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3 weeks ago

Gruen Eco Design

New additions to our Gruen Eco Design Family

Thanks to everyone who has applied for the position of our new lead designer / architect.

The position has now been filled.

In fact, we had such great applicants that we have decided to welcome 2 new members into our Gruen Eco Design family.

We are very excited to have an experienced passive house designer/architect join our team and help us with all our passive house projects.

But we also welcome a great young graduate architect. Her passion for sustainable design and the environment made it impossible for me to not employ her 🙂

Stay tuned for a more formal introduction soon.

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3 weeks ago

Gruen Eco Design

Don’t get me wrong. I really do like our current house and I definitely don’t want to sound snotty.

As some of you might know, we had renovated our brick veneer unit a few years ago and had turned the cold and draughty 0.8 star house into a comfortable 8.4 star home. But you see, the star rating is a theoretical rating, done on paper, assuming best practice and perfect installation of the insulation, without any gaps.
And although our house performs beautifully and is worlds apart from what it has been, it definitely does not perform as well as an 8.4 star home should.

Reason being that we were not able to reach everywhere to install the insulation properly. And the insulation company we had used in 2011 was hopeless. Leaving gaps in the insulation everywhere. Even though we tried to fix up a lot of the gaps, I know that we didn’t get to all of them.

The thing is, our little house really does perform well. And even in winter our ducted heating only runs for short periods throughout the day to maintain a very comfortable 21 degrees. And when we turn off the heater at 7pm, when our kids go to bed, we usually still have a fairly comfortable 17 degrees in the morning, before turning on the heater.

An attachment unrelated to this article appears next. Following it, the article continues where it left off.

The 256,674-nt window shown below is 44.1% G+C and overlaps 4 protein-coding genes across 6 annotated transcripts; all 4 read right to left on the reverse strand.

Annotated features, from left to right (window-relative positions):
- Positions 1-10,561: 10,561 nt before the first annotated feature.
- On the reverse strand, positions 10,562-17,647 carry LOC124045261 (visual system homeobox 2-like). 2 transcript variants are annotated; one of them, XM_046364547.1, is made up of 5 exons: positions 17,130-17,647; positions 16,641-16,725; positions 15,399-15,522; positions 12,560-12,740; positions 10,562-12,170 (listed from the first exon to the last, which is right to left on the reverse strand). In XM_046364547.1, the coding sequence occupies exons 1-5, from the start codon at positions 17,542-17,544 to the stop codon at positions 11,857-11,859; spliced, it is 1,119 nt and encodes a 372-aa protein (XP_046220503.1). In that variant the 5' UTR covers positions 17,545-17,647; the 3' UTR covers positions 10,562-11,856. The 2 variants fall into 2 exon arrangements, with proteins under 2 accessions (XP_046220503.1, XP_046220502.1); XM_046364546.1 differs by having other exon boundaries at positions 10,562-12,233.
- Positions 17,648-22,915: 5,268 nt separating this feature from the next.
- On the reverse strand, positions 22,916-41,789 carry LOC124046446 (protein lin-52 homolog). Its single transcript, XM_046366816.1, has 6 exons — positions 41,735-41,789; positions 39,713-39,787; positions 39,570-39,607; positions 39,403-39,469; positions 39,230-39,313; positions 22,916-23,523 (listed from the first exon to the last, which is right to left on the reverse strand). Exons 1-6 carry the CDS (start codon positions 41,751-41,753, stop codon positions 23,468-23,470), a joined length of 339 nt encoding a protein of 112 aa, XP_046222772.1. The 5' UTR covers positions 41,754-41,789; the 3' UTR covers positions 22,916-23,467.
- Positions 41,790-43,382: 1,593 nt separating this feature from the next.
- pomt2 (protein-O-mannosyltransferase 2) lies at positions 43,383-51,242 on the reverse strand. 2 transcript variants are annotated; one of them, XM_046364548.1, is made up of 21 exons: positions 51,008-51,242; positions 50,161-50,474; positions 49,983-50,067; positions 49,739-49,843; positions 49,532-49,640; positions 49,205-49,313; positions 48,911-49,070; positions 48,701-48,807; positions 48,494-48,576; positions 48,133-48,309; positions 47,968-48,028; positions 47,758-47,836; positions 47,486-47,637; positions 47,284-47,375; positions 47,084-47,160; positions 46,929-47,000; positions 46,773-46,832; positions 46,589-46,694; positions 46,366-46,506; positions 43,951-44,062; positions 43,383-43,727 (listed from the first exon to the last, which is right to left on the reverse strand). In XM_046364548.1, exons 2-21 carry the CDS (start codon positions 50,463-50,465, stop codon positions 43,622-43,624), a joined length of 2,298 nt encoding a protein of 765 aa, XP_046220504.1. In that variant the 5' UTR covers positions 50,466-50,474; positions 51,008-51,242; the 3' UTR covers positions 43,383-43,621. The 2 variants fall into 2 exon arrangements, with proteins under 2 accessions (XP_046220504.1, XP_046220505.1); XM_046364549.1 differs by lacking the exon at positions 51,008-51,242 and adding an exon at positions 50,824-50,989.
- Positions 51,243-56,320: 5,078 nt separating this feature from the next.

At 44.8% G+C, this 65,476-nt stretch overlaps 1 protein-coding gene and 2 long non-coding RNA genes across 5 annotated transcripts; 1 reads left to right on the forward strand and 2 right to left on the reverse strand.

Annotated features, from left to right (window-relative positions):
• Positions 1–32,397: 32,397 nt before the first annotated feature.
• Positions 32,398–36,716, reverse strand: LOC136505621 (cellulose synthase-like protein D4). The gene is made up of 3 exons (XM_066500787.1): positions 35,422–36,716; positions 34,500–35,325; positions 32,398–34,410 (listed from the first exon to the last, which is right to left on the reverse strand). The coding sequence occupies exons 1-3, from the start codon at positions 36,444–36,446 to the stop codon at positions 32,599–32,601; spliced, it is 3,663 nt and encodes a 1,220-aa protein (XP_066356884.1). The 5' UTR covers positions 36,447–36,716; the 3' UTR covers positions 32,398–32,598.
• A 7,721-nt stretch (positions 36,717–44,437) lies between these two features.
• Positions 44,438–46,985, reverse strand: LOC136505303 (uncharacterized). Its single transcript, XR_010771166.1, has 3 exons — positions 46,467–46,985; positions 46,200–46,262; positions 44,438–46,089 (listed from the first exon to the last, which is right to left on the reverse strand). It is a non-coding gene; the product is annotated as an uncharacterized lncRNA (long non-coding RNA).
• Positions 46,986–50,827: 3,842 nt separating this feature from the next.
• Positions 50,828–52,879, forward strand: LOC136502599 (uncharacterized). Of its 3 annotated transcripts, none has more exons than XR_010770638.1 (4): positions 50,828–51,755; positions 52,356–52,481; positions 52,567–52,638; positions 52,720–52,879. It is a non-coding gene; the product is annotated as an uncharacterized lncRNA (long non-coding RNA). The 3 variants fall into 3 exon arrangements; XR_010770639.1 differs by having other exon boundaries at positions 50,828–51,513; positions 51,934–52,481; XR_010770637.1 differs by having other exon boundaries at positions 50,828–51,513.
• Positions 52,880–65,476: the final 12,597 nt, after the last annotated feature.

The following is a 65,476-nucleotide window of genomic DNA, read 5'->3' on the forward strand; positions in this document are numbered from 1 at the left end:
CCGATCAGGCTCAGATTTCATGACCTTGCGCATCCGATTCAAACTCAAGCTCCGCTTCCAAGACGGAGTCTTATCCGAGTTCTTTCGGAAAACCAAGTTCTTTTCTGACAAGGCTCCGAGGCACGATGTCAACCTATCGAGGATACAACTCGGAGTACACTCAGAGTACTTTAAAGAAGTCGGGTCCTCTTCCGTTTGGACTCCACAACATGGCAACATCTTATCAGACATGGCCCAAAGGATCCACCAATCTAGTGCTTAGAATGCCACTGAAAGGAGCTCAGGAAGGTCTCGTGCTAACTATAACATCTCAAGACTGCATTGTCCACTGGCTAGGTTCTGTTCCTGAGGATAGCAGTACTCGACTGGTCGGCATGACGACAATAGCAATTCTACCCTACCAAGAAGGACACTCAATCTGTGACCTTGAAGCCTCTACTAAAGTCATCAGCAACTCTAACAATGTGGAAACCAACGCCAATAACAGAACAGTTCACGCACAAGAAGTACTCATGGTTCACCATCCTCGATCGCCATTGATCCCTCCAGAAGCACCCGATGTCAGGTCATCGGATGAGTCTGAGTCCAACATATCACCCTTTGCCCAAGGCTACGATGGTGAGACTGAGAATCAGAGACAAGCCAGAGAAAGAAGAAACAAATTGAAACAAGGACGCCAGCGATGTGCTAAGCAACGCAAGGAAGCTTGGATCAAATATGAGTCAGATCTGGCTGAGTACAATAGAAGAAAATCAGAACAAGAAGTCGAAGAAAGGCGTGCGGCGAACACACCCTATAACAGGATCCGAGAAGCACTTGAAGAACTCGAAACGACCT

But, it could be soooo much better.

That’s why I can’t wait to live in our own passive house.

The Passive House Standard is a rigorous, but voluntary standard for energy efficiency in a building, which reduces the building's ecological footprint. It results in ultra-low energy buildings that require little to no energy for space heating or cooling, even for the coldest and hottest parts of the world. Given you a guaranteed performance.

Read more here.

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The 20/20 House

The Gruen Eco Design blog about how to convert your dream from an energy efficient home into a reality.

The 20/20 House – Part 1

The Gruen Eco Design blog about how to convert your dream from an energy efficient home into a reality. My partner and I are planning to build an affordable energy efficient house for our family. So I thought I take this opportunity to write about all the things we...

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Sustainable Design blog